In the 1980s Iran learned its frigates were no match for the US Navy. But its many small, nimble attack craft can worry tankers and warships alike.

Iran's seaborne forces have got western governments worried. In the past fortnight the US and the UK have been fervidly trying to form a naval coalition to protect commercial shipping in the Persian Gulf against this relatively weak country, but it has yet to materialise. How on earth does Iran manage to make life so difficult for countries with powerful armed forces that they simply cannot get their act together?

One reason is that the western powers do not agree on how to deal with Iran. For another, though, you have to go back over thirty years and recall an incident that may be long forgotten in the West but remains fresh in the minds of the Iranian military, especially the Revolutionary Guard Corps.

In the closing years of the 1980-88 Iraq-Iran War, both sides attacked merchant ships in the Persian Gulf and Arabian Sea. Iraq was responsible for most of them, 283 in all, with 173 due to Iran. Despite this - and although it was Iraq that had started the war by invading Iran immediately after the 1979 revolution - by the closing stages of the conflict the US had sided with Saddam Hussein. By early 1988 US support was so secure that Iraq even felt able to make considerable use of chemical warfare, most notoriously against the Kurdish town of Halabja when around 5,000 civilians died. Washington made little criticism of the attack.

Shortly after this the US blamed Iran for the mining of a US Navy warship in the Gulf and responded forcefully, as recalled in a recent Oxford Research Group briefing:

Just over thirty years ago, on 14 April 1988, the US Navy frigate USS Samuel B. Roberts hit a mine reportedly laid by Iran, injuring ten crew and seriously damaging the ship. The United States responded with an intensive one-day attack on Iranian naval vessels, Operation Praying Mantis, which sank the Iranian frigate Sahand, killing 45 of its crew of 125, [and] the fast attack craft Joshan, killing 11 of its crew of 40, and [damaged] a second frigate, the Sabalan.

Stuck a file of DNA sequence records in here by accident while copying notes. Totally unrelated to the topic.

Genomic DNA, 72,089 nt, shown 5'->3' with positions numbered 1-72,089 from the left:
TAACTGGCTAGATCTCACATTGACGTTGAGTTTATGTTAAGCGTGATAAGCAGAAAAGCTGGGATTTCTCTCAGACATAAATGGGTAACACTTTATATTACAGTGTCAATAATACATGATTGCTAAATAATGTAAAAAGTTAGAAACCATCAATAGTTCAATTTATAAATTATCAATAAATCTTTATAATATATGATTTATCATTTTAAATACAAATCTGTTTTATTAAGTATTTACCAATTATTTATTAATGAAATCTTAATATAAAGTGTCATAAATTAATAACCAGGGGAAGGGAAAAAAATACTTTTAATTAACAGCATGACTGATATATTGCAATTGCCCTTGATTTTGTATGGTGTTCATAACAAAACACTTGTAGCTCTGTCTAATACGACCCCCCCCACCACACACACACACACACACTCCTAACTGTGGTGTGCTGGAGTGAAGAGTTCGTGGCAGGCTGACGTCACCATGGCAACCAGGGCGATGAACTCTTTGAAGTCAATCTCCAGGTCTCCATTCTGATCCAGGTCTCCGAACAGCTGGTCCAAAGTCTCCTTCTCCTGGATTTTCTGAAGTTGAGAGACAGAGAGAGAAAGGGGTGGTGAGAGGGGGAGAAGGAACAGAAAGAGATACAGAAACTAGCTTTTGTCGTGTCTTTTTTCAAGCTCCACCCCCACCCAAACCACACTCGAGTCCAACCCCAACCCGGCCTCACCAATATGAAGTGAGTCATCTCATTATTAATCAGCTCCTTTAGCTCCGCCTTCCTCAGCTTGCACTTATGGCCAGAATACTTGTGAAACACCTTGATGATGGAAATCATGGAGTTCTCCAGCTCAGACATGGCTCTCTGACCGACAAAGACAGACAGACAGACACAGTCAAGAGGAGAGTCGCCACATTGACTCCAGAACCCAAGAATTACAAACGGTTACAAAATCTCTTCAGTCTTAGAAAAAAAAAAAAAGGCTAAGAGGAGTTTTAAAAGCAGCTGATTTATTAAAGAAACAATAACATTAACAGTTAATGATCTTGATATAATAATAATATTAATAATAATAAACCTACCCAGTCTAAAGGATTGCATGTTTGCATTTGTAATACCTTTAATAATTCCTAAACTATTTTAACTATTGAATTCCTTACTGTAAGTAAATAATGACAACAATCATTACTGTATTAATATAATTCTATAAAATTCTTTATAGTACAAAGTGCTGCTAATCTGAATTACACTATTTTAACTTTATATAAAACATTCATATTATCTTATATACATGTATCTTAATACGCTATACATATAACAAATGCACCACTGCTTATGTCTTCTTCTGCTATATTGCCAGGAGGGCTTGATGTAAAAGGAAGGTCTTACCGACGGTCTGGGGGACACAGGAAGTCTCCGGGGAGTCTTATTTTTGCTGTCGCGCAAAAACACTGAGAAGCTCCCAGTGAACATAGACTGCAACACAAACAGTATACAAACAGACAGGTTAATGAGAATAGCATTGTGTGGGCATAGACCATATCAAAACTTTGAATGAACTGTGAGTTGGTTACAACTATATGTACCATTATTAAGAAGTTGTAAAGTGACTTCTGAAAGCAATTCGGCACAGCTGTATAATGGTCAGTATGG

At the time the frigates Sahand and Sabalan were two of just three modern warships in the Iranian navy, all, incidentally, built in the UK by Vosper. The sinking of one and the damage to the other was a severe loss. For Iran it was a powerful lesson that a strong modern force such as the US Navy could act with near impunity if it wanted.

David and Goliath

Over the following 25 years, the Revolutionary Guards devised ways to partly negate the power of western navies by exploiting advantages that the confined and mostly shallow waters of the Persian Gulf offer.

They developed and built numerous fast attack craft, some of them very small, that could operate from small bases along the extensive Iranian coastline on the north-east of the Gulf. Other tactics included the development of mini-submarines that were quiet and difficult to detect, as well as shore-based anti-ship missiles mounted on mobile launchers.

Many of the smaller attack craft are little more than powerful speedboats, often based on the Swedish Boghammar design of the mid-1980s. Ironically the design owes its origins to the work of an award-winning American ship designer, Don Aronow, back in the 1960s.

Other acquisitions include speedboats bought on the open market, including the award-winning Bradstone Challenger from the UK, which in 2005 broke the world record for the fastest circumnavigation of the British Isles in just over 27 hours, at an average speed of 55 knots (63mph).